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Members’ Outing – Morris Island Conservation Area – August 1st 2020

We had perfect weather for our second post lockdown outing last Saturday.  MFNC members, old and brand new, joined Derek Dunnett and Erik Pohanka for a walk around Morris Island to view snakes, frogs, insects, plants, fish mammals, birds and whatever else presented themselves.  Again, this seemed to be an area of our region that some of the participants, myself included, had never visited.

We were treated to spectacles of Otters cavorting in the distant waters while they chomped on freshwater goodies, spiders wrapping up their prizes, fat “cats” (Monarchs, Tent and Tussock moths) and beetles munching happily on a multitude of various plant leaves, birds rushing back with some of those same fat “cats” to feed their broods and a good number of flighty dragonflies (Blue Dasher, Eastern Amberwing and others).  Some birds of note were Yellow Bellied Sapsucker, Eastern Wood-Peewee, Winter Wren, Belted Kingfisher and an exceptionally good view of an Ovenbird.  There was also much excitement at the end of the trail both with the overhead flight of an alas unidentified Accipiter species and a marvelous Argiope aurantia spider.

The panoramic view of the calm marsh and forest scenery belied the activity of the single-celled creatures living in the two-dimensional world of a leaf or the quiet walking of the Harvestman spider (not a spider at all) or the daily life and death struggles of a diversity of life forms.  Pausing long enough to note some of them on this outing brought a real richness to that view.  As Erik’s group lollygagged behind to watch a Northern Water Snake, we saw it try to get a table for one at a frog leg restaurant.  The strike was lightning quick, although it is not clear from the video if it was successful.  (Check out the video at the end of the photo gallery.  You can be the judge).  Excitement did not come only from the animal world either: To quote one participant “We almost lost our leader as he leaned out over the river from a loose rock to get a freshwater mussel so’s we could get introduced to the private parts of the mollusc.”  Hmmm….. I am going to have to start rating these outings.  Erik, do we need to talk?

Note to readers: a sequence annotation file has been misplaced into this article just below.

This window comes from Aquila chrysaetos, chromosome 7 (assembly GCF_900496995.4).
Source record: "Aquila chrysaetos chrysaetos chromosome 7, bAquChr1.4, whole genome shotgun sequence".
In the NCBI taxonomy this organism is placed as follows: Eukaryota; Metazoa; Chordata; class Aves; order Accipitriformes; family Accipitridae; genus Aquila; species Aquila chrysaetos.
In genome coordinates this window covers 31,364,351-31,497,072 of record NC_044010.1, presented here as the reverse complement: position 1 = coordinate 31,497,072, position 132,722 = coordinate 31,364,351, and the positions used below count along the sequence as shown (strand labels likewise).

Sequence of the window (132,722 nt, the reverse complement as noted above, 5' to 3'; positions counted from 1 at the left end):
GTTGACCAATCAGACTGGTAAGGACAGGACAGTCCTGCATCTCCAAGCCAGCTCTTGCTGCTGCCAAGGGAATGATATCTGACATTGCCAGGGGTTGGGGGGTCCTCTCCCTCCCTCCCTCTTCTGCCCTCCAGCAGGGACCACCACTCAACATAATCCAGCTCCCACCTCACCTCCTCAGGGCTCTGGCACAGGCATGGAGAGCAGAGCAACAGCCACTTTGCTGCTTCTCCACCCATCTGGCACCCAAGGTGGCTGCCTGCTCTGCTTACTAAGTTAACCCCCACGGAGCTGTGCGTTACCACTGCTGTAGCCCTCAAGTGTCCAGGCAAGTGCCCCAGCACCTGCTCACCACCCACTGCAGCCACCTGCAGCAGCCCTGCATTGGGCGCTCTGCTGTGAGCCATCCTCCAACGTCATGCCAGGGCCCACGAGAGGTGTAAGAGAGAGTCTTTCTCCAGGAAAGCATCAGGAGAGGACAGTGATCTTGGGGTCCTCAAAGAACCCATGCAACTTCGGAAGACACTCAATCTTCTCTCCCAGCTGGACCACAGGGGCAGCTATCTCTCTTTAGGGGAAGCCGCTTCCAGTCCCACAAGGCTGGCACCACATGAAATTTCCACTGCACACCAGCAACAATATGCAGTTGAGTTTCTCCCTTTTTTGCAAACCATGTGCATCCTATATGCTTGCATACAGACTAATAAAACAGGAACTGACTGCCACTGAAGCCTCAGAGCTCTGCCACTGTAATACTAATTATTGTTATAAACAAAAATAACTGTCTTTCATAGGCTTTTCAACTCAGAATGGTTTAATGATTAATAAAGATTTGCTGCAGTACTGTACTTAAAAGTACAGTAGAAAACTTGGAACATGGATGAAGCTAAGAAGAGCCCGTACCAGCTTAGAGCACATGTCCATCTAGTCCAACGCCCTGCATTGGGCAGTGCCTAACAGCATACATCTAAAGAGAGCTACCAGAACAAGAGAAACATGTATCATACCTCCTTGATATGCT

As the day got hotter, more picnickers arrived, the parking lot filled up and the naturalists gave over their spaces.  The area is open all year round.  I am told the snowshoeing is lovely and I can’t wait to see what its like in the Fall too.  Thank you once again Derek and Erik.  And thank you Participants.

I hope this encourages other members to get out and enjoy Morris Island Conservation Area as well.

Respectfully submitted,

Janet McCullough, MFNC Field Trip Coordinator